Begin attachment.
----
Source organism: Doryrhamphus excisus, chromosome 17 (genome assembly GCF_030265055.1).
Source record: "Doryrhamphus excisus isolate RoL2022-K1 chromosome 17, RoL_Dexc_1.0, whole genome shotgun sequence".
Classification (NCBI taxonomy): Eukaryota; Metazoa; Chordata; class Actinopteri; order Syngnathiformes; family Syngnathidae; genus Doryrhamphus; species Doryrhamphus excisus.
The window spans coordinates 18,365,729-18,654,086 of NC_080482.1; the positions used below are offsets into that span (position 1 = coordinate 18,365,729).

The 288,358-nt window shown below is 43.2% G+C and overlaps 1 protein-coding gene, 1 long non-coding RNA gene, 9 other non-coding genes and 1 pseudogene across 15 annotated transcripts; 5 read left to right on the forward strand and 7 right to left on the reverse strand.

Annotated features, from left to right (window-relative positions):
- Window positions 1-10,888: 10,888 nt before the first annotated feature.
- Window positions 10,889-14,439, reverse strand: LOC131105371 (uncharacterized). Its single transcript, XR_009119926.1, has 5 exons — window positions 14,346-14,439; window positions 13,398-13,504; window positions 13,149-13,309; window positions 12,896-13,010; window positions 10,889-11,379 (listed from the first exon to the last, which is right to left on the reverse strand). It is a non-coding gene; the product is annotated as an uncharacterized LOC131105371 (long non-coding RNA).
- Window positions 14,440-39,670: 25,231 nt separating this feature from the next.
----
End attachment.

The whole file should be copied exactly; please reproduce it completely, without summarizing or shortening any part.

Source organism: Doryrhamphus excisus, chromosome 17 (genome assembly GCF_030265055.1).
Source record: "Doryrhamphus excisus isolate RoL2022-K1 chromosome 17, RoL_Dexc_1.0, whole genome shotgun sequence".
Classification (NCBI taxonomy): Eukaryota; Metazoa; Chordata; class Actinopteri; order Syngnathiformes; family Syngnathidae; genus Doryrhamphus; species Doryrhamphus excisus.
The window spans coordinates 18,365,729-18,654,086 of NC_080482.1; the positions used below are offsets into that span (position 1 = coordinate 18,365,729).

The 288,358-nt window shown below is 43.2% G+C and overlaps 1 protein-coding gene, 1 long non-coding RNA gene, 9 other non-coding genes and 1 pseudogene across 15 annotated transcripts; 5 read left to right on the forward strand and 7 right to left on the reverse strand.

Annotated features, from left to right (window-relative positions):
- Window positions 1-10,888: 10,888 nt before the first annotated feature.
- Window positions 10,889-14,439, reverse strand: LOC131105371 (uncharacterized). Its single transcript, XR_009119926.1, has 5 exons — window positions 14,346-14,439; window positions 13,398-13,504; window positions 13,149-13,309; window positions 12,896-13,010; window positions 10,889-11,379 (listed from the first exon to the last, which is right to left on the reverse strand). It is a non-coding gene; the product is annotated as an uncharacterized LOC131105371 (long non-coding RNA).
- Window positions 14,440-39,670: 25,231 nt separating this feature from the next.